Terrorism knows no race, ethnicity, religion
With our national overheated debate on mass murders and terrorism raging, it would be wise to take a detached, more cerebral analysis of the problem. First, it is important to understand that while acts of terrorism usually if not always result in mass murders, not all mass murders are acts of terror. And the issue of guns, especially ones capable of withering fire, is tangential, not cause and effect.
As heinous as their crimes were, James Holmes of the Aurora theater shooting and Adam Lanza of the Sandy Hook murders did not likely carry out their sprees to cow a group of people. That probably can be said to be true as well for the Columbine killers Eric Harris and Dylan Klebold, who likely sought revenge. Holmes and Lanza became unhinged.
Syndicated columnist Froma Harrop makes a salient point about guns and terrorists. “Gun control laws,” she writes, “do not deter terrorists who can make bombs out of common household chemicals.” The sequitur to that, though, is that gun control laws could deter non-terrorist types of mass killings, but I’ll come back to that at another time.
Conflating our ability to understanding the nature of such killings is the issue of the perpetrators. We tend to melt down when we see the visages of some who have committed acts of terrors and resist labeling others as terrorists simply because they look, well, so American.
Out of respect for the niceties of our constitutional system in which we hold that a person is innocent until proven guilty, we use words such as “alleged” or “purported” when referring to a person about to face trial, no matter the obvious nature of his/her guilt. But Robert Dear, Jr. has proclaimed in court to the judge that he is guilty of massacring three people at the Colorado Springs’ Planned Parenthood office. So, I think it’s fair to take Dear’s word that not only he is guilty but that he is also a “warrior for babies.”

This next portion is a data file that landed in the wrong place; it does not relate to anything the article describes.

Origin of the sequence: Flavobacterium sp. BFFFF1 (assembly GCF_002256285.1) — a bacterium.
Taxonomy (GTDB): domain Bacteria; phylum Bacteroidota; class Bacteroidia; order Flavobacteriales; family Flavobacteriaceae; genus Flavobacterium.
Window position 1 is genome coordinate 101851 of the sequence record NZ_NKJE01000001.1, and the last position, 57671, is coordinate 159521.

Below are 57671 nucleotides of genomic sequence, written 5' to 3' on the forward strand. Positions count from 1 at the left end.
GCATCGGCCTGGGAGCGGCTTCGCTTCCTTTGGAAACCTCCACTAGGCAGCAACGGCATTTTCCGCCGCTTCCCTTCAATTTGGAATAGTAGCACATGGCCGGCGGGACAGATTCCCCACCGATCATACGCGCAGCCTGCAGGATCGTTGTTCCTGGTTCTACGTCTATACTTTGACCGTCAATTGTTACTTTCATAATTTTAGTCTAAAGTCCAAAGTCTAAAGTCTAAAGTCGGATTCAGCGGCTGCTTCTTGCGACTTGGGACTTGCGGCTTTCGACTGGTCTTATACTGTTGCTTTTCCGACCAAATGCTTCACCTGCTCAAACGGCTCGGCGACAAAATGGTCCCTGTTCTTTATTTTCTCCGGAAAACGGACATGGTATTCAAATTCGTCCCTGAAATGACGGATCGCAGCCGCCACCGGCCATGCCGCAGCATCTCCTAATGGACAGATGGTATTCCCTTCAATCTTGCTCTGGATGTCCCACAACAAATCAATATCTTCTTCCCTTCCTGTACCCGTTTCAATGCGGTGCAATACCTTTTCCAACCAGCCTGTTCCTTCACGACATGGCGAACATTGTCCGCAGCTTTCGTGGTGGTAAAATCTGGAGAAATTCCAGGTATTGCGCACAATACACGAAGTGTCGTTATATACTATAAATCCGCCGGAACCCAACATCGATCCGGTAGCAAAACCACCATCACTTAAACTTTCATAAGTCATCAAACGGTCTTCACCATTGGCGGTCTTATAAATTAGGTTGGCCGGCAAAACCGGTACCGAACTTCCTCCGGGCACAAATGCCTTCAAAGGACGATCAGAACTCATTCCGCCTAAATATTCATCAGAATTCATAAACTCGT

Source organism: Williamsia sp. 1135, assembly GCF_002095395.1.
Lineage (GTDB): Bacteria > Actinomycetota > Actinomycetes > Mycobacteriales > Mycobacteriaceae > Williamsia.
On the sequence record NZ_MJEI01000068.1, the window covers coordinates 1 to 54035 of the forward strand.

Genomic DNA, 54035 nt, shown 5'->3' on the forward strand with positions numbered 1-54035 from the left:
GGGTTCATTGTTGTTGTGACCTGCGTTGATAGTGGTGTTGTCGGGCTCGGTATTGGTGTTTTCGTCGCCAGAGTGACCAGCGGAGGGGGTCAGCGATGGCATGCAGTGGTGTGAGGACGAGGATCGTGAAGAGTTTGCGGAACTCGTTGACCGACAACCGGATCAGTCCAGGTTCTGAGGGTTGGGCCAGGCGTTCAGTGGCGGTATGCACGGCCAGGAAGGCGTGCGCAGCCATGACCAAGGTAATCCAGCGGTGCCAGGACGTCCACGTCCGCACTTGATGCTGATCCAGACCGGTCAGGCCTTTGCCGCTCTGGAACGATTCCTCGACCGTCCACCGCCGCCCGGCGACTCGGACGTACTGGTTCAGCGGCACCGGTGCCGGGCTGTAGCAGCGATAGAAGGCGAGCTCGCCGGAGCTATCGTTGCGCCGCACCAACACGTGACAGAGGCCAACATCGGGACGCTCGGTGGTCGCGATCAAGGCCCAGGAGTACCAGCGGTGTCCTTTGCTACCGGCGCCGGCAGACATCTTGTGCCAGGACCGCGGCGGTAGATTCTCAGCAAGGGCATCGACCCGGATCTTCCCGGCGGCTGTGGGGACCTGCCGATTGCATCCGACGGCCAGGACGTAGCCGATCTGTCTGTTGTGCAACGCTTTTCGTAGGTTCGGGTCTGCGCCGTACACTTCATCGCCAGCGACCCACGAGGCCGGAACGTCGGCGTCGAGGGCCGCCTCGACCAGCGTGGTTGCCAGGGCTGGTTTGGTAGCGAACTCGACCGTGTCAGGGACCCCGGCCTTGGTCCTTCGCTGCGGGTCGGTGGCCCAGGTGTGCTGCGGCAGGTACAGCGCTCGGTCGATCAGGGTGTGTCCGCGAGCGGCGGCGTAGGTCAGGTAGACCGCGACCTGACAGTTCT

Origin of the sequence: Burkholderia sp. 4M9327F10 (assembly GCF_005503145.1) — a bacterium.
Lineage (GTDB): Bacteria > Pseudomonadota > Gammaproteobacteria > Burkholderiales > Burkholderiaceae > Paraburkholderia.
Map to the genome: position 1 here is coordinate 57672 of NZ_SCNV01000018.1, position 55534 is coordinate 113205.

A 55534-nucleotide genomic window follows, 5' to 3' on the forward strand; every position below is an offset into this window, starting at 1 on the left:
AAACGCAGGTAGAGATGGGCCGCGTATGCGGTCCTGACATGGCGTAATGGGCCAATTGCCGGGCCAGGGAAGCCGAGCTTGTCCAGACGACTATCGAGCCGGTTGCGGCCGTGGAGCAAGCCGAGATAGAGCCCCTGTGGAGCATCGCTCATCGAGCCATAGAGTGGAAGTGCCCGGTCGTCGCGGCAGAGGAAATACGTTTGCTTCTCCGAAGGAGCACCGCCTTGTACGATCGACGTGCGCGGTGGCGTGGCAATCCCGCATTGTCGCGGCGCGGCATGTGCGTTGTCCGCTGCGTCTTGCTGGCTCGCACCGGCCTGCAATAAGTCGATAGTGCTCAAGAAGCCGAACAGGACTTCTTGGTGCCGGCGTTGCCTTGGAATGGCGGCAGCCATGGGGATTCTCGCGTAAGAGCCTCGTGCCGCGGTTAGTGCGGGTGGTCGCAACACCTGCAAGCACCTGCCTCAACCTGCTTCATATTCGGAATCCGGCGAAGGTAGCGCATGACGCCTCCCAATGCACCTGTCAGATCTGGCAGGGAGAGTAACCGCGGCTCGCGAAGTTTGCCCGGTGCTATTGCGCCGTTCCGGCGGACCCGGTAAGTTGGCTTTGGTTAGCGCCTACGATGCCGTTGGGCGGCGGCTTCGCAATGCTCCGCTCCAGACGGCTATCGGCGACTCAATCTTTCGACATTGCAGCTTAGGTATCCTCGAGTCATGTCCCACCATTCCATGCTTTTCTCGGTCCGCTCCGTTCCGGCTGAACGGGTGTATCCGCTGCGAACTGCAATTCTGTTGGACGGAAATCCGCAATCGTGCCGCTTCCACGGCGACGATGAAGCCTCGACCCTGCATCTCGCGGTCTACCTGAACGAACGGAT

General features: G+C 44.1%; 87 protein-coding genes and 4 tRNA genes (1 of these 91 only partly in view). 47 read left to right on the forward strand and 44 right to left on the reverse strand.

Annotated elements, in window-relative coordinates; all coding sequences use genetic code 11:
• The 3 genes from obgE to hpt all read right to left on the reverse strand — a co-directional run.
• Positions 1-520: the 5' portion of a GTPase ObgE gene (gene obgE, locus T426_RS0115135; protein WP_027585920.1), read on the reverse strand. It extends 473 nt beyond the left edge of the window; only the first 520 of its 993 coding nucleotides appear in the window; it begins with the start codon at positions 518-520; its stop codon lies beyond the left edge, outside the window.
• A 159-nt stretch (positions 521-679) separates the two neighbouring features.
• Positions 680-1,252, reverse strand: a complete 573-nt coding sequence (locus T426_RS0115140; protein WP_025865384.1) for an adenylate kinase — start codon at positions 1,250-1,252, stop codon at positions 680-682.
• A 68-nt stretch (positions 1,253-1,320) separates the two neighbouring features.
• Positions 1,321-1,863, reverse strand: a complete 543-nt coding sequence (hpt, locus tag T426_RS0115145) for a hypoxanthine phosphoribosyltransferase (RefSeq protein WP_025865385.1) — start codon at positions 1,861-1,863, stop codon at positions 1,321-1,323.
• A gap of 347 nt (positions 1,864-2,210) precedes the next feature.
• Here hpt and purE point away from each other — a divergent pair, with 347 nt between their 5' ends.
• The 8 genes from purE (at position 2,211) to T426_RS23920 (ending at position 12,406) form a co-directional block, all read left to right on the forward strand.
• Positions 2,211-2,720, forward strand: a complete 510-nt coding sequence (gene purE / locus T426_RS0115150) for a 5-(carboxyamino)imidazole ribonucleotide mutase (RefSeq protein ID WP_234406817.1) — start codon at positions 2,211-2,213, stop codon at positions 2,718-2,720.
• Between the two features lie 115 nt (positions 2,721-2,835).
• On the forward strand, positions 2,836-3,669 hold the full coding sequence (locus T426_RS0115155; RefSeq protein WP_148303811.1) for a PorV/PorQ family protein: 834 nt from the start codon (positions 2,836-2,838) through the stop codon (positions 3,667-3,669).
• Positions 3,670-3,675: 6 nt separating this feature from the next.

The two that carried out the San Bernardino massacre, Syed Rizwan Farook and Tashfeen Malik, too were warriors. They were warriors for Allah. We call such people “jihadists.”
Merriam-Webster defines a jihadist as a Muslim who participates or advocates a jihad, a holy war. It is synonymous in English to crusade. Crusades were holy wars waged by Christendom on Moslem countries ostensibly to rescue the Holy Land a millennium ago.
I honestly am unable to get my head around how any war can be called holy. How can any blood-letting can be seen as sacred?
Nevertheless, Dear, Farook, and Malik were warriors…from theirs and their supporters’ points of view. They held other in common as well: holding the delusionary belief they were acting as arms of God/Allah; taking lives indiscriminatingly; fleeing or surrendering when cornered. True martyrs for a cause willingly give their lives during the carnage. It’s their ticket into heaven. So all three compounded their cowardly acts of butchering unarmed people by trying to preserve their own.
Dear, Farook, and Malik are akin to Dylann Roof, the alleged shooter of the worshipers in the Emanuel African Methodist Episcopal Church in Charleston, South Carolina. That was an act of terror too.
But despite the commonality of their deeds, there is a reluctance to lump Dean and Roof in with Farook and Malik. Why? The trite but very true line says it all: A picture is worth a thousand words.
Superficial aspects—skin colors and religious affiliation—separate Dear and Roof from Farook and Malik. For many, Farook and Malik are the faces of evil while Roof is the boy next door and Dear, the crazy neighbor.
All of this is certainly confusing to simple-minded, thirty-second sound bite minds that dominate cable TV, talk radio, and the Republican field of presidential candidates. They prefer seeing their reality in black-and-white, either-or contexts.
Critical thinkers, however, discern crucial differences in the various acts. One is that more stringent gun laws won’t necessarily prevent terrorists from acting, as Harrop points out. Two, being white and ostensibly Christian are not covers for being classified as terrorists. Roof, Malik, Dear, and Farook have more in common than they have differences.
One’s ability to grasp that is telling, which in turn tells us much about us as a people.